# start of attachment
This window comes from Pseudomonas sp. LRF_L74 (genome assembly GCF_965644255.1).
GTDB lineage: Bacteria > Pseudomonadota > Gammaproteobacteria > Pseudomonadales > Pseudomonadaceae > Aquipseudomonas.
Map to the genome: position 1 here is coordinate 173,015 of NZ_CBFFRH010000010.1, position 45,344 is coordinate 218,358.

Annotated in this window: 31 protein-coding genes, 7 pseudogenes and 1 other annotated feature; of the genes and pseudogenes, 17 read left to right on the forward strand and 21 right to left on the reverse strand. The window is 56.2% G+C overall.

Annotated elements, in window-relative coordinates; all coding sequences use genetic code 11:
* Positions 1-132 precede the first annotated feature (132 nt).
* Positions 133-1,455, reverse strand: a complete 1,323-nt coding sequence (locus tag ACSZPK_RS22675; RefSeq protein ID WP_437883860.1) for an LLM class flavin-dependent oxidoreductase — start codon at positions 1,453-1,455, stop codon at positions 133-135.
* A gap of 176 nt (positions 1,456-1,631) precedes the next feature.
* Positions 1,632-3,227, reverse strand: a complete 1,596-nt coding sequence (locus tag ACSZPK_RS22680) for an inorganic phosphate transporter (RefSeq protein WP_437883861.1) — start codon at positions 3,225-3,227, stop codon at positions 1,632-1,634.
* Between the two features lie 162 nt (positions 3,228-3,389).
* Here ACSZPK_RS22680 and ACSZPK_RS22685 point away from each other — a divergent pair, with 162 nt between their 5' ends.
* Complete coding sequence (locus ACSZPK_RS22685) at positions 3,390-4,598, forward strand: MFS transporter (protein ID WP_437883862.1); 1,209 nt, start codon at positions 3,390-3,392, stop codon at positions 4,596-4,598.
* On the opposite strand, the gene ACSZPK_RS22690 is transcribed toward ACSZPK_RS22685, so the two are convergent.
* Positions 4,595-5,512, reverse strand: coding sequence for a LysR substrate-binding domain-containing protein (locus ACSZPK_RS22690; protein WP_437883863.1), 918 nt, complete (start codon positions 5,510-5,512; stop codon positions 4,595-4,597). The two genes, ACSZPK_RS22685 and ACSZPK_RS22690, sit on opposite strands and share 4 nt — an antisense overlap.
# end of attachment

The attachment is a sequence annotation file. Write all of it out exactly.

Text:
This window comes from Pseudomonas sp. LRF_L74 (genome assembly GCF_965644255.1).
GTDB lineage: Bacteria > Pseudomonadota > Gammaproteobacteria > Pseudomonadales > Pseudomonadaceae > Aquipseudomonas.
Map to the genome: position 1 here is coordinate 173,015 of NZ_CBFFRH010000010.1, position 45,344 is coordinate 218,358.

Annotated in this window: 31 protein-coding genes, 7 pseudogenes and 1 other annotated feature; of the genes and pseudogenes, 17 read left to right on the forward strand and 21 right to left on the reverse strand. The window is 56.2% G+C overall.

Annotated elements, in window-relative coordinates; all coding sequences use genetic code 11:
* Positions 1-132 precede the first annotated feature (132 nt).
* Positions 133-1,455, reverse strand: a complete 1,323-nt coding sequence (locus tag ACSZPK_RS22675; RefSeq protein ID WP_437883860.1) for an LLM class flavin-dependent oxidoreductase — start codon at positions 1,453-1,455, stop codon at positions 133-135.
* A gap of 176 nt (positions 1,456-1,631) precedes the next feature.
* Positions 1,632-3,227, reverse strand: a complete 1,596-nt coding sequence (locus tag ACSZPK_RS22680) for an inorganic phosphate transporter (RefSeq protein WP_437883861.1) — start codon at positions 3,225-3,227, stop codon at positions 1,632-1,634.
* Between the two features lie 162 nt (positions 3,228-3,389).
* Here ACSZPK_RS22680 and ACSZPK_RS22685 point away from each other — a divergent pair, with 162 nt between their 5' ends.
* Complete coding sequence (locus ACSZPK_RS22685) at positions 3,390-4,598, forward strand: MFS transporter (protein ID WP_437883862.1); 1,209 nt, start codon at positions 3,390-3,392, stop codon at positions 4,596-4,598.
* On the opposite strand, the gene ACSZPK_RS22690 is transcribed toward ACSZPK_RS22685, so the two are convergent.
* Positions 4,595-5,512, reverse strand: coding sequence for a LysR substrate-binding domain-containing protein (locus ACSZPK_RS22690; protein WP_437883863.1), 918 nt, complete (start codon positions 5,510-5,512; stop codon positions 4,595-4,597). The two genes, ACSZPK_RS22685 and ACSZPK_RS22690, sit on opposite strands and share 4 nt — an antisense overlap.